“e-Discovery Update: Avoid Sanctions by Appropriately Preserving Electronically Stored Information”
A 2013 ruling from the Rhode Island Superior Court illustrates the necessity of preserving potentially relevant information in the face of pending or threatened litigation
Paul M. Kessimian
Christopher M. Wildenhain
A 2013 ruling from the Rhode Island Superior Court illustrates the necessity of preserving potentially relevant information in the face of pending or threatened litigation, and the harsh consequences that can result from a party's failure to comply with its preservation obligations. In Berrios v. Jevic Transportation, Inc., No. PC-2004-2390, 2013 WL 300889 (R.I. Super. Jan. 18, 2013), Presiding Justice Gibney considered multiple motions seeking sanctions against two of the defendants in that case for alleged “spoliation” (i.e. loss or destruction) of evidence, concluded that spoliation had in fact occurred, and imposed sanctions on both defendants that had been accused of spoliation.
In Berrios, the Plaintiff asserted claims arising out of the alleged wrongful death of her infant daughter, who was a passenger in a school bus when it collided with a tractor-trailer. The two defendants accused of spoliation were the owner of the tractor-trailer and the owner of the school bus, who had asserted cross-claims against each other for contribution. The Court found that the tractor-trailer owner, despite being on notice of potential litigation almost immediately following the accident: (1) allowed its internal emails from the time of the accident to be deleted pursuant to its document retention policy; (2) failed to retain current litigation and anticipated litigation documents in violation of an order from a federal bankruptcy court; and (3) did not download electronic data from the tractor-trailer involved in the collision, despite a regular practice of doing so. The Court also found that the school bus owner, which was on notice of potential litigation almost immediately following the accident, despoiled internal emails when its Vice President of Safety allowed his laptop to "crash" without backing up his email.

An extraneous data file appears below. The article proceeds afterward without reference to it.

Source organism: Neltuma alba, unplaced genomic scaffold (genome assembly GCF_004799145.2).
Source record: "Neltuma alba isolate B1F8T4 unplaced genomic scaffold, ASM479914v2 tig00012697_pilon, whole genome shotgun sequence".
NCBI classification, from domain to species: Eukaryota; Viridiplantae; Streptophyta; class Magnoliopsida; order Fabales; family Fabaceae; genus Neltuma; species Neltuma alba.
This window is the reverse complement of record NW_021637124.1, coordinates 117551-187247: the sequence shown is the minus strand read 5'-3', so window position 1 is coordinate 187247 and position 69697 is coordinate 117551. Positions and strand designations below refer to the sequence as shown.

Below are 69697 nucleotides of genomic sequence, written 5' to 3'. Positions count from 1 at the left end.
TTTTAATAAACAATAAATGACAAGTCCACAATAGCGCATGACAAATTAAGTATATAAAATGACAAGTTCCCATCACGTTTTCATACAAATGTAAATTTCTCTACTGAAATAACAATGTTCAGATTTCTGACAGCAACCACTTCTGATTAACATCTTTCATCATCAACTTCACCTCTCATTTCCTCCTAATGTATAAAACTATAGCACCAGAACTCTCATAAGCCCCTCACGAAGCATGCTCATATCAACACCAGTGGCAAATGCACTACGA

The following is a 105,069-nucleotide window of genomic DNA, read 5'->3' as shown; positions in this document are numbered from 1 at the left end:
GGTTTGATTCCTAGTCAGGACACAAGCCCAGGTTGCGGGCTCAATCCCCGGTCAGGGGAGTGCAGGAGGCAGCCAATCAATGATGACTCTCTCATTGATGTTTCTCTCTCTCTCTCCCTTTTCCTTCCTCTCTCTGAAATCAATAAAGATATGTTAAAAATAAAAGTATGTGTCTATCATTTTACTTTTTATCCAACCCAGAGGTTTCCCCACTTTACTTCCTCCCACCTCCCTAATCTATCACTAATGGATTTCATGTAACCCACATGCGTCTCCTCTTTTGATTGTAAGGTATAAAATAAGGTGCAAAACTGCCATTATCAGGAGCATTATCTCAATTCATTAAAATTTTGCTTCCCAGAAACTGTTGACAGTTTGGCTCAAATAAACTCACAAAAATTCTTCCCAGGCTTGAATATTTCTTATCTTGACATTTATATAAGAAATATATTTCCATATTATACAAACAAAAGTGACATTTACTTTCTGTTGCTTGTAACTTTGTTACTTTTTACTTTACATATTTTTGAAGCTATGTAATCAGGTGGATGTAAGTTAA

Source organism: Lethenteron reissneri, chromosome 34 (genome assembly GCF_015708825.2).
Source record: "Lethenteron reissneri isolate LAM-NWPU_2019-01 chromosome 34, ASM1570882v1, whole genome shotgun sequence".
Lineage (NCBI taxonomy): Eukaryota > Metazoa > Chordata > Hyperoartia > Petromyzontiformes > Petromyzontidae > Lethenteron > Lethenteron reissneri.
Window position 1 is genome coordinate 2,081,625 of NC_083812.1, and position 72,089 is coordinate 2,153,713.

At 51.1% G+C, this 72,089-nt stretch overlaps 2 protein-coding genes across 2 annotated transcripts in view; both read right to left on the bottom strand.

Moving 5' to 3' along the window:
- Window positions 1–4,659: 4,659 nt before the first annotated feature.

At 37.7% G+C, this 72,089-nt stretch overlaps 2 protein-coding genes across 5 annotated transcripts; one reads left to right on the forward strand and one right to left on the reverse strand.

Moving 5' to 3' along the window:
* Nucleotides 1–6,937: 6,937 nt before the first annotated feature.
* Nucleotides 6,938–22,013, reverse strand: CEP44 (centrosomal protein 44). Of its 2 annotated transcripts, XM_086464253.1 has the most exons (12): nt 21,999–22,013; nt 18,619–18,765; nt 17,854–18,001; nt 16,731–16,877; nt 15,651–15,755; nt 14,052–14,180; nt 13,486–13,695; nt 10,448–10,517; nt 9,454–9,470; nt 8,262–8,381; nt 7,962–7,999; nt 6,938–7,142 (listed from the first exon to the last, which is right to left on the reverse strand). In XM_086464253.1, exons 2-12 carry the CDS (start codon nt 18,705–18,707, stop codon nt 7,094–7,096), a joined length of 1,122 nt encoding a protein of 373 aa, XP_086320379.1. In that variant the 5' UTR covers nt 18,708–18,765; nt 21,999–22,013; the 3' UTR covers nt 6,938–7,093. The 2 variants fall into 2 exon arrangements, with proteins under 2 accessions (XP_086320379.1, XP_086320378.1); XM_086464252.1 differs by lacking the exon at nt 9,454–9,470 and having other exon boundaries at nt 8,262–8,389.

In reaching these conclusions, Presiding Justice Gibney noted that the tractor-trailer owner had failed to implement a "litigation-hold" protocol, that is, a notice issued in anticipation of a lawsuit, ordering employees to preserve documents and other materials relevant to the lawsuit. She cited to federal precedents holding that once a party is on notice of potential litigation, it is under an affirmative duty to suspend its routine document retention policy and put in place a protocol to ensure the preservation of relevant documents and electronically stored information ("ESI"). As the Court noted, the failure to institute and implement such procedures upon receiving notice of possible litigation may result in sanctions against the offending party, which can seriously impede the party's ability to defend itself. In this respect, the Berrios decision is consistent with prior decisions issued by Presiding Justice Gibney regarding a party's duty to preserve documents and ESI. See Brokaw v. Davol, Inc., Nos. PC 07-5058, PC 07-4048, PC 07-1706, 2011 WL 579039 (R.I. Super. Feb.15, 2011) (recognizing a "general preservation rule" of preserving ESI when a party receives knowledge of possible litigation).
In Berrios, the Court concluded that the despoiled evidence was important to the case and that its destruction severely prejudiced other parties. Thus, the Court found it appropriate to "levy heavy sanctions against" the tractor-trailer owner. She ordered that certain expert testimony be excluded at trial, and also that the jury be instructed that it may infer that the destroyed evidence was unfavorable to the spoliating party. The Court also ordered a similar jury instruction as to the school bus owner. The Court reserved on the issue of costs and attorneys' fees until after trial, leaving open the possibility of further sanctions.
The Berrios decision thus illustrates that severe consequences can befall litigants who fail to take steps to preserve materials potentially relevant to litigation. Although the Berrios Court chose to exclude certain evidence and make adverse inference instructions, sanctions for spoliation can run the gamut from the ultimate penalty of dismissal of one’s action or claim to an award of attorneys’ fees. To avoid sanctions, it is critical for potential litigants to take affirmative steps -- including implementing litigation holds -- to ensure that preservation occurs in a timely fashion, that the preservation protocols are communicated to employees and agents, and that potential custodians understand and comply with those protocols.Return